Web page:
Fortunately, I have a great team around me and "juggle" is a good metaphor. My mom is extremely supportive and is also my VP of Operations. I have an amazing wife who is very patient with me and is supportive of these civic pursuits. Now that my kids are getting older I want to spend more time with them. I have a great staff that picks up the slack in the shop and fills in the holes when I'm out. It's an ongoing conversation at my house. Working as part of the board structure, in leadership and as part of a team, I get fulfillment out of seeing things be successful. While I enjoy my businesses, and I enjoy making money, creating something out of an idea or a concept and taking care of my people, I get a different kind– maybe a better sense of fulfillment–out of making my home better, making my community better, something that's going to last generations and have a bigger impact on people. And that's my internal struggle between my businesses and entrepreneurship and community work.
What does a councilman do? (what I actually do vs what others think I do...)
Folks think as a council member I can just wave this magic wand and fix their problem: pave their street, make it to where they don't need to do something in their building to meet ADA standards, reduce their taxes... the reality is I'm a very small part of a very big machine. I certainly have influence, but I'm one of five in a democracy. We operate as a unit. It takes time to move the ship– I am not working in the engine room; we are up top setting the course for the ship. The other misconception is "how did you let so and so build that there?" Private property rights are the foundation of this country, and with the framework of zoning and land use ordinances property owners can do what they want with their property and the government can do very little without being sued.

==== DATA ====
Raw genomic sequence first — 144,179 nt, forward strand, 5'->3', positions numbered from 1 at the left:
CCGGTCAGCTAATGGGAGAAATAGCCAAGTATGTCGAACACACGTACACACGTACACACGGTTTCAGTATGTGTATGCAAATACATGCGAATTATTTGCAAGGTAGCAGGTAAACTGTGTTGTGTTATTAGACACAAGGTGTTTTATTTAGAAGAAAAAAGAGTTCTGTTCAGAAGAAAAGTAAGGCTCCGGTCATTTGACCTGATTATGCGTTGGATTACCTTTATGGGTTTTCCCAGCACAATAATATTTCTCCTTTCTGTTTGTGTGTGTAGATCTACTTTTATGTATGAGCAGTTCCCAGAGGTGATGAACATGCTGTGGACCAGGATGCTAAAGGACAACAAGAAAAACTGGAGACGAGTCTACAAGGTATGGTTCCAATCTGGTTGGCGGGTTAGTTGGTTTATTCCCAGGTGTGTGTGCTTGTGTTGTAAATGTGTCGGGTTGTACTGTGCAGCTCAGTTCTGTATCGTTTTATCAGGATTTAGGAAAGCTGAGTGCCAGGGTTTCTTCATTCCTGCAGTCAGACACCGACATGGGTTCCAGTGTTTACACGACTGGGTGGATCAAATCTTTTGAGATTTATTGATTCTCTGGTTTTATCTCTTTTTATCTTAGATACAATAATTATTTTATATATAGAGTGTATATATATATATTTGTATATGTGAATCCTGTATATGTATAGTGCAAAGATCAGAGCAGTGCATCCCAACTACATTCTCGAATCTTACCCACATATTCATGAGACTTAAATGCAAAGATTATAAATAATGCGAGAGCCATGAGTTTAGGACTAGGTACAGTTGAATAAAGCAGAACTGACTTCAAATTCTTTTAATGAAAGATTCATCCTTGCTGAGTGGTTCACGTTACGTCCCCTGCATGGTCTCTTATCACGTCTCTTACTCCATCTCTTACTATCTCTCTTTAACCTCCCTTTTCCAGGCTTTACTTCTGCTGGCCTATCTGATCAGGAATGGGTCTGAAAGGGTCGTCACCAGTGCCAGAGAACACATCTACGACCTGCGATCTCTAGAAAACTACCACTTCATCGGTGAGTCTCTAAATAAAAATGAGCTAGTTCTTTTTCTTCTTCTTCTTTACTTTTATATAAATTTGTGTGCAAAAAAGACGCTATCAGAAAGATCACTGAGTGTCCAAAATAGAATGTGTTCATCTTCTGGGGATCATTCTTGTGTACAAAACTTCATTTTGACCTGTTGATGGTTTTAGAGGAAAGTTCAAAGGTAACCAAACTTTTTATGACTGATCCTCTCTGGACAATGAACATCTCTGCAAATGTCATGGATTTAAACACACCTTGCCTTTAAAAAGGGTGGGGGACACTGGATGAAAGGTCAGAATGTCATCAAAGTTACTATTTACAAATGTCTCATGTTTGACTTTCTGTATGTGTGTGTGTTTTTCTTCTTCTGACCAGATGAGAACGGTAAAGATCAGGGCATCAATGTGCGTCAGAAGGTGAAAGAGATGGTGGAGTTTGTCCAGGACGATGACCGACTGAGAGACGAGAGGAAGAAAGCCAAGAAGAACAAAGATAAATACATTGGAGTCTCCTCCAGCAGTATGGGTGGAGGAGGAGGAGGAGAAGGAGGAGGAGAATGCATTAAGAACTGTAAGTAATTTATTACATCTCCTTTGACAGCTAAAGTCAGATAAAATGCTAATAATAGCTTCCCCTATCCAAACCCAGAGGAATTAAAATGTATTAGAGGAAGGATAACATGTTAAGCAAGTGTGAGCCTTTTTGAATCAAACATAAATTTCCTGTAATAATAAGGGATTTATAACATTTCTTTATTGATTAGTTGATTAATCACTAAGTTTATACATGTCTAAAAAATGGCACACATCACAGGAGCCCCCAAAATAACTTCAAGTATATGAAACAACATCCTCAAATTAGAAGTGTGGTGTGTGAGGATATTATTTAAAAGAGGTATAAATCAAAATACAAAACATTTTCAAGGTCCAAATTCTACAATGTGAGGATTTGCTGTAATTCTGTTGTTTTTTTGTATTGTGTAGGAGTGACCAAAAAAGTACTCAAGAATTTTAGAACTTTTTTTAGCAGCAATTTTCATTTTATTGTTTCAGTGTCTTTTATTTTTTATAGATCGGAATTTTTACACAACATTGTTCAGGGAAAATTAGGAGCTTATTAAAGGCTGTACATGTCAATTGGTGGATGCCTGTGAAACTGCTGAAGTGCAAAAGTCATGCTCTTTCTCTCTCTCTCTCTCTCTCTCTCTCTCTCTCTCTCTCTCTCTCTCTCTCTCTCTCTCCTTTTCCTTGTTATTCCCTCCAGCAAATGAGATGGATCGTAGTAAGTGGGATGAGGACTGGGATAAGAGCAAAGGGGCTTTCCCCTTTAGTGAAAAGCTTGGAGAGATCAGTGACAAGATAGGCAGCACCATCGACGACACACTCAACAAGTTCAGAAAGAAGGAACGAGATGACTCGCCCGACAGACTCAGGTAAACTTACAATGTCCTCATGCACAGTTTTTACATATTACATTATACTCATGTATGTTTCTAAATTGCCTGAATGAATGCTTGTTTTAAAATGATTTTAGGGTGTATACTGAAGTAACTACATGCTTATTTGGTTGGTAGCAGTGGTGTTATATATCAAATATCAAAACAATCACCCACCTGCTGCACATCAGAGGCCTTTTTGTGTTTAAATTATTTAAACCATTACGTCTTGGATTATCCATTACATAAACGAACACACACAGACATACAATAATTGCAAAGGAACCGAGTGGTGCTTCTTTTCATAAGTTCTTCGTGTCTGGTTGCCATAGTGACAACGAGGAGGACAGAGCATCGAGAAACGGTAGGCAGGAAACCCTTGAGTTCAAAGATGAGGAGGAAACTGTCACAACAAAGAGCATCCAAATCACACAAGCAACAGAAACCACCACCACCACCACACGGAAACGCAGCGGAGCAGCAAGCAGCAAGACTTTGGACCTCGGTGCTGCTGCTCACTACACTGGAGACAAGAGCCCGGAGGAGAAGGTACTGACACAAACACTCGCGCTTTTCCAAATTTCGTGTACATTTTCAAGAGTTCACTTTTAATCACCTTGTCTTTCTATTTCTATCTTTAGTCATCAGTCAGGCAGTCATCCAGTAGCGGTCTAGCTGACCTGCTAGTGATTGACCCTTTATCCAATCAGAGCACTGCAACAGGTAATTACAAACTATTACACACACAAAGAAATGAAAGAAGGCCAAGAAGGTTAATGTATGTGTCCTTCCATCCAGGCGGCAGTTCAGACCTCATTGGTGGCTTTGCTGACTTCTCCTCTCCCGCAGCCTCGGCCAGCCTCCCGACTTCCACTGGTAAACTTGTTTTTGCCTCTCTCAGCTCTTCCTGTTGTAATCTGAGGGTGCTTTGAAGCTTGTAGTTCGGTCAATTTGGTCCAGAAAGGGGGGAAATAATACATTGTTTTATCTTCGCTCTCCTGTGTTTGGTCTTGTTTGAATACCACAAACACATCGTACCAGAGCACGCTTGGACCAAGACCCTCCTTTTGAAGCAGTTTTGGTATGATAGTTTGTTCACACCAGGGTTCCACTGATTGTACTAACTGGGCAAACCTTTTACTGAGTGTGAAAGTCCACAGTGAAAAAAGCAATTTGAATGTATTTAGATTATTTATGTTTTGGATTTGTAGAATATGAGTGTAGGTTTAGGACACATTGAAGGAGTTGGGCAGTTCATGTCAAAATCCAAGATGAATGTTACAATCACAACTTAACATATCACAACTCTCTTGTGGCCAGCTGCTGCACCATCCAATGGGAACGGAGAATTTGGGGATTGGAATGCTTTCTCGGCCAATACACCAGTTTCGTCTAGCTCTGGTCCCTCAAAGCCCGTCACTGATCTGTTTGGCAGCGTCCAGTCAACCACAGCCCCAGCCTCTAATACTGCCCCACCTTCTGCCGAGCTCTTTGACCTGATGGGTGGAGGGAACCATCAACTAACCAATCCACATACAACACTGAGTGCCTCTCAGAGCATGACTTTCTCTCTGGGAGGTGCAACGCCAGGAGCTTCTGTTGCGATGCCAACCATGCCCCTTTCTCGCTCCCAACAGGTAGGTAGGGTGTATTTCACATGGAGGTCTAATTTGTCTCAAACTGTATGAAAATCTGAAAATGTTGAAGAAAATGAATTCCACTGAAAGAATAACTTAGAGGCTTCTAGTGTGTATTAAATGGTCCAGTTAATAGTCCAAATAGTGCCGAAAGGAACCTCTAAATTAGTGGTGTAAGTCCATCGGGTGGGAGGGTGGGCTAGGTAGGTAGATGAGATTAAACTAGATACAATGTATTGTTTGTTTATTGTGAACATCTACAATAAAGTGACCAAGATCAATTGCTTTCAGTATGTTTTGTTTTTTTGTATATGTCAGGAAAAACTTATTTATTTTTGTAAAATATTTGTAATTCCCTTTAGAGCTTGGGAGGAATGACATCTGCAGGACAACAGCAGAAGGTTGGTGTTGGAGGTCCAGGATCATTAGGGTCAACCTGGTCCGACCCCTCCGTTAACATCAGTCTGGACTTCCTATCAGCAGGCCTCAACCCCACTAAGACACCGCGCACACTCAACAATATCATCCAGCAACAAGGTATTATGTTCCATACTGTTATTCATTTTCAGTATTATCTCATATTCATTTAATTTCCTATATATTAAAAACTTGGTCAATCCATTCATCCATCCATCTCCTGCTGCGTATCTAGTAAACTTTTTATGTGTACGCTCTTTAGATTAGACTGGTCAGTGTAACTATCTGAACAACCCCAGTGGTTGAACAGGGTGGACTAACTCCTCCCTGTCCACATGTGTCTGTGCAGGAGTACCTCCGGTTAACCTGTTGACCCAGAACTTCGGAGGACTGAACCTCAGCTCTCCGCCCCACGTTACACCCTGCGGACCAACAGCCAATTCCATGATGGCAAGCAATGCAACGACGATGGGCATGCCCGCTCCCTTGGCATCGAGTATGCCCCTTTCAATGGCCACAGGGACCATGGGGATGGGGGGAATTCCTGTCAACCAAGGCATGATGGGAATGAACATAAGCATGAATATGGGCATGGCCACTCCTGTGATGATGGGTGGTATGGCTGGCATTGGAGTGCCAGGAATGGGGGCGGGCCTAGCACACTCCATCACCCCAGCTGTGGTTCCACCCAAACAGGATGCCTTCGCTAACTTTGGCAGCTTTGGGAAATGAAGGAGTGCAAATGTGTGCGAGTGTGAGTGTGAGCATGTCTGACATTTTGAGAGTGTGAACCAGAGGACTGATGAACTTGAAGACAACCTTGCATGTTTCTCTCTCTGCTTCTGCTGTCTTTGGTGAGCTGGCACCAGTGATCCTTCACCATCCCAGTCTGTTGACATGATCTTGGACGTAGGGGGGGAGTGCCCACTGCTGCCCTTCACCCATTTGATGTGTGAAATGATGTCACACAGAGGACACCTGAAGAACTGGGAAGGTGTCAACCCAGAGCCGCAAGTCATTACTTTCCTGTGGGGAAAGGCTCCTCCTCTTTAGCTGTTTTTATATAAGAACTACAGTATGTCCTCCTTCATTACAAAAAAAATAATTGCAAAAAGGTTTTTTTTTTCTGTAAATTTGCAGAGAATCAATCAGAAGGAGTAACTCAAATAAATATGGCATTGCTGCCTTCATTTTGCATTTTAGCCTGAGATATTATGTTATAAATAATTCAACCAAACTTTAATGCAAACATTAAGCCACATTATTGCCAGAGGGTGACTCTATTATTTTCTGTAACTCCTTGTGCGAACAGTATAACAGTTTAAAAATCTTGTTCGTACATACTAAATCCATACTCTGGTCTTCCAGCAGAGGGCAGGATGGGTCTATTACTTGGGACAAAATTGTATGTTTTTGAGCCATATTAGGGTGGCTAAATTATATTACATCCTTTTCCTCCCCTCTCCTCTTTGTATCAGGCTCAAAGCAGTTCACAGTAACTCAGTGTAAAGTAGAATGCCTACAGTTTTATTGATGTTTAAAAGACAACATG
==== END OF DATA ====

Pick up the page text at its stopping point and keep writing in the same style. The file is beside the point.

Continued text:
What is it going to take to get things done?
The mission of the organization always needs to be the priority. It's a slow, steady, persistent grind that leads to success. I've had five businesses, and only one of them was profitable in the first year. The others took a few years, and that was just me and a couple other folks figuring out how to make a product– not trying to reinvent an entire economy. It takes a sustained effort, setting reasonable benchmarks, achieving those and proving we are being responsible with resources. Have some patience and have some faith; results won't happen overnight.
What do you see as the future of Beaufort and the surrounding area?
Prioritizing natural preservation, historic preservation and the sense of warmth and diversity of our people– that's what makes us who we are. Census data shows that we're running off young people right and left, and the per capita income is falling but the cost of living is increasing. That's going to have a dramatic effect on the diversity of our community long-term, so that's what the Digital Corridor, Economic Development Corp. and these other programs put in place are about. A higher density of people brings access to a higher level of amenities and influences our educational system. Public transportation, either by water or by ground, starts to make better sense.
Previous administrations and council members had the foresight to create our codes and land use to direct dense mixed-use community centers and mixed mode of transportation methods. We've got the opportunity to be a really cool city surrounded by natural beauty with historic resources, a great educational system, economic opportunity whether it's in tech and innovation, restaurant and retail or the service industry, and a vibrant arts and cultural scene wedged in between the bustling centers of Charleston and Savannah and southern Beaufort County. We'll have access to larger centers within an hour and still live in this sort of small, funky, authentic town. I'm really optimistic about our future. I think it's going be a cool couple of decades.